In June 2001, Diebold announced it was acquiring Global Electronic Systems, based in McKinney, Texas, for about $30 million. Global was a $7 million operation that made most of its money printing ballots for its optical-scan reading machine. Its touch-screen system, the Accu-Vote-TS, wasn't a big seller.
Nothing was a big seller then. The elections business was populated by a couple dozen private firms that often literally sold equipment out of the back of their cars. That's because their customers were poor.
U.S. elections are intensely local affairs, run by more than 3,000 separate counties. Buying new equipment was a luxury. If county commissioners had to choose between filling a pothole or buying new voting equipment, the pothole invariably won.
That all changed when Congress passed the Help America Vote Act in 2002. With it came $3.9 billion in grants for states to replace punch-card and mechanical-lever machines and to set up statewide voter lists.
Local election officials soon found themselves inundated by high-powered lobbyists. "I don't think those election boards had ever seen as many dinners out," says Paul Tipps, a prominent Democrat who lobbied for Diebold in Ohio.
With its main rivals - Oakland, Calif.-based Sequoia Voting Systems and Omaha, Neb.-based Election Systems & Software - making inroads in Florida, Diebold targeted other states. In March 2002, just two months after it completed its purchase of Global, Maryland put in a $13 million order to equip four counties with touch-screen machines. In May, Georgia signed a $54 million contract to buy 20,000 Diebold machines.
Early warning signs
After the takeover, the big contracts meant big problems. Diebold had let the Global operation alone, but it just couldn't keep up. Orders were lost, manufacturing fell behind schedule, the technical staff was overwhelmed.
Recalls Swidarski, the unit lacked "the wherewithal really to know how to manage a business. They were doing complex rollouts without the depth or breadth or skill set to deal with what they were going to do."
The same could be said of the customers. Election administrators were often unsophisticated county employees who had been in the job forever. "If we work with Bank of America and they want to roll out 1,000 ATMs, they'll have 25 professional project managers," says Swidarski. "You go to a meeting at a county and you're looking at two people."
It didn't help that Global's touch-screen system, the AccuVote-TS, was flawed from the start. It had purchased the technology from a small company called I-Mark, whose founders had designed it as an unattended voting terminal that could be used in places like shopping malls or supermarkets. "The only problem was they weren't looking at security," says Douglas Jones, a computer science professor at University of Iowa who has been testing voting machines since 1994.
Not quite the only problem. Because there was little demand for touch-screen systems before 2001, Global hadn't spent much on software development. (Jones thinks they needed to start over.)
So the system voters used in 2002 was bug-ridden. Diebold machines crashed early and often, and there was insufficient trained staff to cope with the inevitable problems. (One problem: "vote hopping," where, due to an uncalibrated touch screen, pressing one candidate counted the one next to it.) Even so, after the election, press accounts largely glossed over the problems as isolated hiccups. Orders continued to roll in. And then things fell apart.
Until recently, hardly anyone gave a thought to the mechanics of voting. Even fewer thought about hackers. But in the wake of 2000, the mechanics of voting became politicized.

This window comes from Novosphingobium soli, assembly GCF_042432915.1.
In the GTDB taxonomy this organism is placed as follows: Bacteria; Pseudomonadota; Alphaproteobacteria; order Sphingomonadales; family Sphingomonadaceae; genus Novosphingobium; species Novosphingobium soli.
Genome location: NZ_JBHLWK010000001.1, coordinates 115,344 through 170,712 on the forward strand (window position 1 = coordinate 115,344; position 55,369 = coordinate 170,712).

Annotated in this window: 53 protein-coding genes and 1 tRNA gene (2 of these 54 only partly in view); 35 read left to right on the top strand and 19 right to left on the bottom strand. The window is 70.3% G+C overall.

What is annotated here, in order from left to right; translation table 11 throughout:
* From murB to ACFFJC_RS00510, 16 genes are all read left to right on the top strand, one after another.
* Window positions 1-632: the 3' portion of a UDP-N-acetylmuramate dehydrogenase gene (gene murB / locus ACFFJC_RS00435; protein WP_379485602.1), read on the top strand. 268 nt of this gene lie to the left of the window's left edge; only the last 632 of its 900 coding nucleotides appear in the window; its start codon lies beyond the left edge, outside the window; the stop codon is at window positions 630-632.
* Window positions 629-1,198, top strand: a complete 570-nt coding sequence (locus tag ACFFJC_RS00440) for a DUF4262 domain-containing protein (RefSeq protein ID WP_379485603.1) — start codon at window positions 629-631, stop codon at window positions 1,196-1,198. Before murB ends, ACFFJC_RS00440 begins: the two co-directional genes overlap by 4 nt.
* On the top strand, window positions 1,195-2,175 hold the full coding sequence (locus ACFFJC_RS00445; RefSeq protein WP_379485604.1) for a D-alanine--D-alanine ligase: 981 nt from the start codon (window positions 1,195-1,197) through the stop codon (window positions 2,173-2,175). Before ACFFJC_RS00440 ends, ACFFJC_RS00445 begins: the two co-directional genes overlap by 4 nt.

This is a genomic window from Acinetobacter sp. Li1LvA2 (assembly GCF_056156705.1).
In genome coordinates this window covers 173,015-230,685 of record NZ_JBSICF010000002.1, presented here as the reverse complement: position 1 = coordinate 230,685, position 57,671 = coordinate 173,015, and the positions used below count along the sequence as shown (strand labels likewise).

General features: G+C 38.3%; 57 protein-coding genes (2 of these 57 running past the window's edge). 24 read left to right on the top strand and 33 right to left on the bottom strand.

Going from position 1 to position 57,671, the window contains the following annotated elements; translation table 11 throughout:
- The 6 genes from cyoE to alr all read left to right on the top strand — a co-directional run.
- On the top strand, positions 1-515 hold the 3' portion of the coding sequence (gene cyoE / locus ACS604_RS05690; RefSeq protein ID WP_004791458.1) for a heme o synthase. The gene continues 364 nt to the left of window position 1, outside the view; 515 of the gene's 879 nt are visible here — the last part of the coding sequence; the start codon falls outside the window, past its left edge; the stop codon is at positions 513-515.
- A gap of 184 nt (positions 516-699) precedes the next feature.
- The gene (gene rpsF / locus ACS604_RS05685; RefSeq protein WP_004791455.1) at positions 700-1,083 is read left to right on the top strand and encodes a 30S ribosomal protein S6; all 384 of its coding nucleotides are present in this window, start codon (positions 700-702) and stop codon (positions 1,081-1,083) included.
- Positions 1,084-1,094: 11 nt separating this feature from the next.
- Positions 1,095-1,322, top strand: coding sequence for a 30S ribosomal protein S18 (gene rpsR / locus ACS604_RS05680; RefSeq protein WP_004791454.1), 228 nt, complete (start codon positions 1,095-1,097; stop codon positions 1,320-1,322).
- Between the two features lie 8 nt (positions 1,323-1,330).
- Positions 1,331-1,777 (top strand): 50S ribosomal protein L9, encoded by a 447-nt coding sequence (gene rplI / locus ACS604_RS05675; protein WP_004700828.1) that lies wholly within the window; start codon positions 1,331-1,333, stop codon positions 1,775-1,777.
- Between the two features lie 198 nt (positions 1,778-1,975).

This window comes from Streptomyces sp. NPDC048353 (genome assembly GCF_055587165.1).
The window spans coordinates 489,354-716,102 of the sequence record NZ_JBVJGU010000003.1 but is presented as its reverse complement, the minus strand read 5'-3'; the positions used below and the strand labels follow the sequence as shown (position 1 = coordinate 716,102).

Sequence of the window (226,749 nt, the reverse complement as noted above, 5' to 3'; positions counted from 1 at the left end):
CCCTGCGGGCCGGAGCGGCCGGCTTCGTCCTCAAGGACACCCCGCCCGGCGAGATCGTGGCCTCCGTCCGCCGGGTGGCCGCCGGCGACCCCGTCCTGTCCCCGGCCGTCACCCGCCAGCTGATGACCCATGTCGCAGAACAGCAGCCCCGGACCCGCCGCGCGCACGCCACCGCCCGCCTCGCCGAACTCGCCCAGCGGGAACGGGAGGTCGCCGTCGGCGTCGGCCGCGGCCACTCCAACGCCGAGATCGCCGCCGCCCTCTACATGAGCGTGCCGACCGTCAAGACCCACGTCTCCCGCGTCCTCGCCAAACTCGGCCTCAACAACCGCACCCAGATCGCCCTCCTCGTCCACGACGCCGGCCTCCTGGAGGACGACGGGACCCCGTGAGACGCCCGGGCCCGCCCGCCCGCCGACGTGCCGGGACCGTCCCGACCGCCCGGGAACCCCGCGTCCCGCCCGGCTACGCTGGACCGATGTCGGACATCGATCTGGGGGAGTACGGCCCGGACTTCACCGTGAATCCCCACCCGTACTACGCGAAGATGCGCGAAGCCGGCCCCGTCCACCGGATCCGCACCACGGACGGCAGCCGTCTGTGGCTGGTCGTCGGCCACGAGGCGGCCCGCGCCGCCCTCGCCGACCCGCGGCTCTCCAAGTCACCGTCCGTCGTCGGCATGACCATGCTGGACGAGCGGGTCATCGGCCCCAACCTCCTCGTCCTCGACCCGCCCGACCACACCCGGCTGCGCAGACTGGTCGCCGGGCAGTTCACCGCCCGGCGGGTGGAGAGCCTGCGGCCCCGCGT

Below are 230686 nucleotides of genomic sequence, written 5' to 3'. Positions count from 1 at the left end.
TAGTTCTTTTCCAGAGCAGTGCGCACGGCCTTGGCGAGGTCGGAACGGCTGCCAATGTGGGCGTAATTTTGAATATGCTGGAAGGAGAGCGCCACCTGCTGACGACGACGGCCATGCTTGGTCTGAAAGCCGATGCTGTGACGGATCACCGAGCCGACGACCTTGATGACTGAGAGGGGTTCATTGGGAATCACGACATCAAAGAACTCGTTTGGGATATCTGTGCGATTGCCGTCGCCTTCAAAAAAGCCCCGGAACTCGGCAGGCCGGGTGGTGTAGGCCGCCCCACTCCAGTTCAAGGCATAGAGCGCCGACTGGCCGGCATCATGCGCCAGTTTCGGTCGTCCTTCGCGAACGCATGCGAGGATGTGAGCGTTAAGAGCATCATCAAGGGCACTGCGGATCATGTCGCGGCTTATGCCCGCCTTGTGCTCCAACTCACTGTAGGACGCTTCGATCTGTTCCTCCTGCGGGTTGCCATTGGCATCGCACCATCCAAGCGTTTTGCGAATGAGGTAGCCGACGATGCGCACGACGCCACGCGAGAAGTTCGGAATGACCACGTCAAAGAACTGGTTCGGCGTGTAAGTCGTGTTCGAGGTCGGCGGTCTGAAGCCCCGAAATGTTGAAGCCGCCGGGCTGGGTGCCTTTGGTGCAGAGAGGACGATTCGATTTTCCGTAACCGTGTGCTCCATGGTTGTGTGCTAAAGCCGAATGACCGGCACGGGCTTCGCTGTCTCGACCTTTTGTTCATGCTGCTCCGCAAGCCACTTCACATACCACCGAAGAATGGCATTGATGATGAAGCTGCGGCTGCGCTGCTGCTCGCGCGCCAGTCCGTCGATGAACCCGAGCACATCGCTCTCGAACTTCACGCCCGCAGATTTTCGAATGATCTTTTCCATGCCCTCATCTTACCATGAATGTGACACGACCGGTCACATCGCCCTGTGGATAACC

One key moment came when Bev Harris heard her suburban Seattle county was considering switching to electronic touch-screen machines. Curious, she started trawling the Internet for information - and late one night in January 2003, she discovered a cache of files on an unprotected Diebold server. In it were e-mails between programmers discussing the system's problems.
"Distributing this software is extremely dangerous," a programmer wrote in 2001. "Our smart-card format has absolutely no security, so if someone were to get a copy of this software and a reader, they could stand at the ballot station and quietly burn new voters cards all day.... I can see the cover of USA Today in my head. Consider everyone warned." (Diebold says the problem was fixed before the 2002 elections.)
Digging further, Harris found a version of the company's secret software that ran the machines. She passed it to Avi Rubin, a computer science professor at Johns Hopkins University in Baltimore. Within an hour, Rubin says, he discovered that the software's encryption system was one "everyone knew was broken since 1998." That same day, he found that the administrative password to all the machines was the same: 1-1-1-1.
"It looked like an experimental student project," Rubin says. "If it was my student's project, they would have gotten an F." His report, which came out two days after Maryland had awarded Diebold a $56 million contract for 11,000 touch-screen machines, galvanized those who had always been suspicious of electronic voting.
The company pointed out in a 27-page retort that the software wasn't in use and that there were checks and balances to prevent fraud. The response didn't satisfy the skeptics; an avalanche of criticism - some of it thoughtful, some of it wacko - began to bear down.
In 2004, California decertified Diebold machines and joined a civil lawsuit filed by Bev Harris that alleged Diebold lied when it said its equipment had been federally certified. The company admitted no guilt but agreed to settle, paying California $2.6 million.
At the same time, it continued to have manufacturing problems, once shutting down production because the touch-screen machines were malfunctioning. (It took a year to replace the defective motherboards.)
Soon, Swidarski, then a senior marketing executive in the ATM unit, took over the elections business. "The board understands, as best anyone can, the volatile nature of the business/media and that politics are involved," Swidarski wrote in an e-mail to his deputies in the elections division. "However, the board cannot understand how the [Secretary of State] of [California] indicates that we have lied, misled, and withheld information."